Monday, March 19, 2012

9 Rock Stars With Advanced Degrees

It has become fashionable for universities to award rock musicians with honorary degrees: it's an easy way for a college to get some press, attract applicants, and pay respect to creative individuals whose accomplishments sit righteously outside of the realm of academia. That said, there are plenty of rockers who hold college degrees, and even advanced degrees. Here are 9 who can include something other than "hard knocks" under "Education" on their resumes. We looked for rock musicians who have an advanced degree on top of their bachelor's, so well-known brainiacs like Sting and Tom Morello didn't make the cut. Please note, for this list, a doctorate in Shredology wasn't applicable.

  1. Tom Scholz

    The man responsible for birthing in his basement studio such eternal FM radio fodder as "More Than a Feeling" — an incredibly popular, meticulously produced piece of soaring '70s schlock — prepared for rock 'n' roll stardom at the Massachusetts Institute of Technology, earning a bachelor's and master's degree in mechanical engineering. Between his advanced education and what he learned at his day job at Polaroid, Scholz was able to create, initially with no assistance from a major label, an album that would become the second biggest selling album in U.S. history.

  2. Phil Alvin

    West Coast quartet The Blasters, featuring lead singer and guitarist Phil Alvin and his brother Dave, played American roots rock, blues, and country with the energy of punk, and gigged throughout the '80s alongside legendary Los Angeles bands such as X, Black Flag, and The Gun Club. After a period of cult success with The Blasters, Alvin returned to UCLA to pursue a master's degree and eventually earn his doctorate in math and artificial intelligence.

  3. Dexter Holland

    Dexter Holland, the man responsible for some of the most watered down, and thoroughly goofy '90s era "punk rock," earned his master's degree in molecular biology from the University of Southern California. Holland was working toward his doctorate when he wisely quit joining The Offspring as their lead singer and thus enjoying the fruits of MTV-fueled rock stardom. An early demo by Holland, "Pretty Valedictorian for a Punk Rocker," was deemed too scholarly by his bandmates.

  4. Greg Gaffin

    From '80s hardcore, to a healthy love for animals. Bad Religion's lead singer Greg Gaffin is also an author and professor, holding a doctorate in zoology from Cornell University. Gaffin's dissertation dealt with evolutionary biology, history, and philosophy. Keeping in line with Bad Religion's visceral yet intellectual approach to hardcore punk, Gaffin co-authored, with historian Preston Jones, Is Belief in God Good, Bad or Irrelevant? A Professor and Punk Rocker Discuss Science, Religion, Naturalism, and Christianity. In addition to teaching and writing, Gaffin continues to tour with Bad Religion.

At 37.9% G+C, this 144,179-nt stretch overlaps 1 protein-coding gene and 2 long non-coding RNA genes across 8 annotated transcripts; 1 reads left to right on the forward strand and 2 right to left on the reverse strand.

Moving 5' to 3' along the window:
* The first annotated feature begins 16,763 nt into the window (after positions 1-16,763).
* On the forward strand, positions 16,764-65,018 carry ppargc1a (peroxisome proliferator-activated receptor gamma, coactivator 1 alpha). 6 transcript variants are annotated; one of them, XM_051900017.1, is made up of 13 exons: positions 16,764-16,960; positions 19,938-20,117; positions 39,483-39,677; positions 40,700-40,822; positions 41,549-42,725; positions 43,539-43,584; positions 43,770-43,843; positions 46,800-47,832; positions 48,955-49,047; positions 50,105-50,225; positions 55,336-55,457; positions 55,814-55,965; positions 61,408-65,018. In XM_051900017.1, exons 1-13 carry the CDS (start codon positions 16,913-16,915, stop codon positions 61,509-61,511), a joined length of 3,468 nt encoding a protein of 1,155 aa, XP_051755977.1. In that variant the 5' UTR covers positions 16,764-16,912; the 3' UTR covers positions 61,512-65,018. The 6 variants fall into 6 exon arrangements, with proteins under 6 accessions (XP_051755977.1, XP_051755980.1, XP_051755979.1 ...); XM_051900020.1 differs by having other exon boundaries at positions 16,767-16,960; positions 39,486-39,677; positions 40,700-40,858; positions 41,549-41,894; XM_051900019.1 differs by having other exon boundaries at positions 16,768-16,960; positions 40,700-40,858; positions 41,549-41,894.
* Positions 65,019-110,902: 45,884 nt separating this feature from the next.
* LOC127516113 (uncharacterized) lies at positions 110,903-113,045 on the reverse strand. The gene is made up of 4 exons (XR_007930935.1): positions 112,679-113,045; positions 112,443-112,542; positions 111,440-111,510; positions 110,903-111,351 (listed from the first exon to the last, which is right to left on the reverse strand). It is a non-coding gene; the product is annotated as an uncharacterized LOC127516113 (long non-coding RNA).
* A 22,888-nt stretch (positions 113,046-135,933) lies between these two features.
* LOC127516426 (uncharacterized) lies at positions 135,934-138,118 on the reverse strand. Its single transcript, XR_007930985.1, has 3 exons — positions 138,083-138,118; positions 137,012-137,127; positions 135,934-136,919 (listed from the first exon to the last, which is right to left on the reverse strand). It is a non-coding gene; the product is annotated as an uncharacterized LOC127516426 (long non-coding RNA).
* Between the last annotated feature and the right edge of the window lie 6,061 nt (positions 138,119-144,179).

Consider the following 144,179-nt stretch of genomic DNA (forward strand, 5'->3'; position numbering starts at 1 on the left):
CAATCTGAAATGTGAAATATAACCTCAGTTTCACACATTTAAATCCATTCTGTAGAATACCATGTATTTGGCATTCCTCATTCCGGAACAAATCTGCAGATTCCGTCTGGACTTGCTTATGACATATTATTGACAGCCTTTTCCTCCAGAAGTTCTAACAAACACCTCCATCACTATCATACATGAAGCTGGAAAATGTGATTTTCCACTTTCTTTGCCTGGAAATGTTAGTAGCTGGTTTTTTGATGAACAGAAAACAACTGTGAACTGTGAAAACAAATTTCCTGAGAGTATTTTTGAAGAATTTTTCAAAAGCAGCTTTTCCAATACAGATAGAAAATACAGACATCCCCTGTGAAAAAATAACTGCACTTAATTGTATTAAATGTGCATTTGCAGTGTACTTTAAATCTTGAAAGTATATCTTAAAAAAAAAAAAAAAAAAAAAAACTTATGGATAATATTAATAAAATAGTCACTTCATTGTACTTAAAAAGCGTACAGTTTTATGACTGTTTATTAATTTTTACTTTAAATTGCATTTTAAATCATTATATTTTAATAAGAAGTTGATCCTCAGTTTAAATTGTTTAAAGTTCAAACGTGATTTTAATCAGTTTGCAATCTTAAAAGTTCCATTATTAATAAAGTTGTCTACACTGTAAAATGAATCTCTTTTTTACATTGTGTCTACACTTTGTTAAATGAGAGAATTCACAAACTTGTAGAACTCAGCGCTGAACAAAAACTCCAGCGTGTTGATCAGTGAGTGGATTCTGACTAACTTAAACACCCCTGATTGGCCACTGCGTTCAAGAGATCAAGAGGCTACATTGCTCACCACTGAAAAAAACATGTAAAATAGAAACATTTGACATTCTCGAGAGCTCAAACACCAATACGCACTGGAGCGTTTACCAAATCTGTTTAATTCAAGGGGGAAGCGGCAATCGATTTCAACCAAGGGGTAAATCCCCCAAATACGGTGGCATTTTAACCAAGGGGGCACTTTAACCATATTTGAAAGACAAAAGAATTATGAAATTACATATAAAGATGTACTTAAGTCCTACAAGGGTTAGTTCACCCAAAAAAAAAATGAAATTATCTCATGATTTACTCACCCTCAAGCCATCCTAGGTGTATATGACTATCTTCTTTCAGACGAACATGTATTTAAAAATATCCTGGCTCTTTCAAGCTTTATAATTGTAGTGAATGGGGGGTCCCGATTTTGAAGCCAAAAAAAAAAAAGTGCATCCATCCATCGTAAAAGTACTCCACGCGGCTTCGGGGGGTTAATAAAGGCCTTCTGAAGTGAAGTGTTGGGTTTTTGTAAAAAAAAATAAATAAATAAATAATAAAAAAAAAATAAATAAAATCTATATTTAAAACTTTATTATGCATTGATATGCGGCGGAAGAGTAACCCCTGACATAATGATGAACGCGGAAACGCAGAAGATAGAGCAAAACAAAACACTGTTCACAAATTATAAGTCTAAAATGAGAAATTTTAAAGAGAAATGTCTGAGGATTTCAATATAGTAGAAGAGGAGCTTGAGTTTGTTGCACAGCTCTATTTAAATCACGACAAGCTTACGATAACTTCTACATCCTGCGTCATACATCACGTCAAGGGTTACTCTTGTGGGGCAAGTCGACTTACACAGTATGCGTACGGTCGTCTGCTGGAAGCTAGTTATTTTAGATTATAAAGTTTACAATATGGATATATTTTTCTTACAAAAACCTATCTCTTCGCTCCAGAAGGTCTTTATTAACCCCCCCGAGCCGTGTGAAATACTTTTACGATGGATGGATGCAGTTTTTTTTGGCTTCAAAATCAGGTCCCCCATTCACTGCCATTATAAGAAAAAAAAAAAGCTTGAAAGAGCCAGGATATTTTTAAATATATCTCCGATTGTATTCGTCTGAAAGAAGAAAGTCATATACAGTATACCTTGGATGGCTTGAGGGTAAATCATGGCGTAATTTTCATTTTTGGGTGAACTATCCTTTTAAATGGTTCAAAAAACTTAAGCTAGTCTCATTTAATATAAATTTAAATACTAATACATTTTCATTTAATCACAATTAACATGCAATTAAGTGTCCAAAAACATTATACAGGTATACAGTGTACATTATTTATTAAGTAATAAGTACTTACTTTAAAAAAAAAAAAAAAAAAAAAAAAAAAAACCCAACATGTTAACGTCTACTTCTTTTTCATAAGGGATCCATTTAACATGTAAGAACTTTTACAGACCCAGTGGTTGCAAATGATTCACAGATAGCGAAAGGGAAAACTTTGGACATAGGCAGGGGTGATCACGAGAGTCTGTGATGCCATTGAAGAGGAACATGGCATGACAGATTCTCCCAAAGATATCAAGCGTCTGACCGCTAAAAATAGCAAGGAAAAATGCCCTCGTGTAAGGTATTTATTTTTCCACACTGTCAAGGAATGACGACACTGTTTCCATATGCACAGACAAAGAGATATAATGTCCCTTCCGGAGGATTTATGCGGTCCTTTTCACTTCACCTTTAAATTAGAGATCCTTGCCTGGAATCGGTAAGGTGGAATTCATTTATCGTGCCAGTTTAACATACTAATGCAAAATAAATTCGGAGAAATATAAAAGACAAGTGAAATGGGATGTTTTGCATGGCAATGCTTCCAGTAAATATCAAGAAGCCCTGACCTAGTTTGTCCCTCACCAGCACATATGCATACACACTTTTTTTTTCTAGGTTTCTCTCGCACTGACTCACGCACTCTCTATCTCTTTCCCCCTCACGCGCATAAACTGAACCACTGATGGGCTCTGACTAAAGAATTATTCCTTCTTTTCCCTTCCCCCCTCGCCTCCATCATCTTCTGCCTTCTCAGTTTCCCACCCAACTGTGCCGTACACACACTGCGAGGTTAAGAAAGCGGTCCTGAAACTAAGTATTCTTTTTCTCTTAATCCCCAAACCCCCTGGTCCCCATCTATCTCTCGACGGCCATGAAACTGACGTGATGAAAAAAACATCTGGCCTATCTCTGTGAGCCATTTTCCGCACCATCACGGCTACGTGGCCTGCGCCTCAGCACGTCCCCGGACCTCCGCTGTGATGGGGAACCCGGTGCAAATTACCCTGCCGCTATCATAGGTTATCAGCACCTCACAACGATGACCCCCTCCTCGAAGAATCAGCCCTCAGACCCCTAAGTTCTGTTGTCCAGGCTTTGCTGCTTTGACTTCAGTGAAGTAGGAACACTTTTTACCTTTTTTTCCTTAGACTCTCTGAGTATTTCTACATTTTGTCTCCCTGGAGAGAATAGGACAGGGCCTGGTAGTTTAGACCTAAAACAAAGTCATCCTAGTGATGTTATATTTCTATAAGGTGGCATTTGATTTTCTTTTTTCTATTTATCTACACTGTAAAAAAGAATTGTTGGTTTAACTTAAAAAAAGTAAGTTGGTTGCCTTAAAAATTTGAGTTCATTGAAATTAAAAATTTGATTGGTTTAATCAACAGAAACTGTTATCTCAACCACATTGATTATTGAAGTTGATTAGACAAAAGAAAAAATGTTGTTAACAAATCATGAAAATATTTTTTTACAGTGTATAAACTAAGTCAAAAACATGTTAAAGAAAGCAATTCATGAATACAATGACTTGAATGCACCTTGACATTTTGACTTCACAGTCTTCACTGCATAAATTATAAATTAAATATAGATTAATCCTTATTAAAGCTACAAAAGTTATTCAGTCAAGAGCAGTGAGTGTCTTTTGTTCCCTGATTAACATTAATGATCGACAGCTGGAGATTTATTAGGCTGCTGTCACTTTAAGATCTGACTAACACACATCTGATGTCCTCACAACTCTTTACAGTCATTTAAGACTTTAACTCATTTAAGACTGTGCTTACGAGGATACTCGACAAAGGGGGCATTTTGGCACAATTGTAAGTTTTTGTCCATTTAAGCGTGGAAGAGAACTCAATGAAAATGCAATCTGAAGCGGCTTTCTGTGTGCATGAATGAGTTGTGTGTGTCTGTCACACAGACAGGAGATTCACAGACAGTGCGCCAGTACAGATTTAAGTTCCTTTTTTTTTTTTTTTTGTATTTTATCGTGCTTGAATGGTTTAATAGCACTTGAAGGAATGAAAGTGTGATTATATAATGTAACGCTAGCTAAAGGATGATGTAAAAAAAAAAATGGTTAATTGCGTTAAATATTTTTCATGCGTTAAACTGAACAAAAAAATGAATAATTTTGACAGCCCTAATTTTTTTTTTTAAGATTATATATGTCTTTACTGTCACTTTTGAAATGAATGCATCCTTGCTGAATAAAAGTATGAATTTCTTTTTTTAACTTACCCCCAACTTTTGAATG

5. Brian May

    Brian May, guitarist and guitar orchestrator for Queen, was studying astrophysics at Imperial College London when the band took off. With the one and only Freddie Mercury on vocals, Queen pretty much conquered the hearts and minds of even the most butch of rock fans, with hits that include the Baroque hootenanny "Bohemian Rhapsody," and the jocks-sing-it-but-don't-get-that-it's-a-gay-anthem classic, "We Are the Champions." At some point, May decided he should make sure he had a job to fall back on, just in case the rock thing didn't work out, and returned to school to finish his doctorate.

  6. Karl Precoda

    Karl Precoda, former lead guitarist for the West Coast "paisley underground" band The Dream Syndicate, holds a doctorate in English and currently teaches cinema and cultural studies courses at Virginia Tech. Led by singer Steve Wynn, The Dream Syndicate, in spite of wearing their psychedelic and feedback drenched influences on their sleeve, were a hit with music critics and fans of guitar distortion and improvised noisy freak outs. Precoda still plays guitar, producing multimedia performances that combine film and music, making him one of the coolest professors on the planet.

  7. David Grubbs

    Guitarist composer David Grubbs certainly knows how to keep busy. Trying to condense the extent of Grubbs' music resume, which includes playing experimental, punk, and psychedelic rock, as well as collaborating with visual artists and writers, into a short paragraph is impossible. He's even spent time as a contributing member of Houston's seminal '60s avant-garde rockers, The Red Krayola, whose founding members were all students at the University of St. Thomas. Grubbs holds a doctorate in English from the University of Chicago, and is an assistant professor of Radio and Sound Art at Brooklyn College, CUNY.

  8. Rubén Blades

    Panamanian singer-songwriter Rubén Blades Bellido de Luna is an extremely popular artist throughout Latin-America, and has gained some additional fans in the U.S., thanks to high-profile musical collaborations with Lou Reed, Sting, Paul Simon, and Derek Trucks. Blades is also an actor, lawyer, and politician, and attempted to win the Panamanian presidency in 1994. He holds a law degree from the University of Panama and a master's in international law from Harvard University.

  9. Kris Kristofferson

    Kris Kristofferson has penned more than a few pieces of classic rock and roll poetry, including "Me and Bobby McGee" and "Sunday Morning Coming Down," made famous by Janis Joplin and Johnny Cash respectively. He earned a Rhodes scholarship to the University of Oxford, earning a Bachelor of Philosophy in English literature. Pressures from his family sent him into a career in the military. But after being offered a position as a professor of English literature at West Point, Kristofferson decided to leave the Army and pursue his passion for songwriting.

Taken From Best Online Colleges

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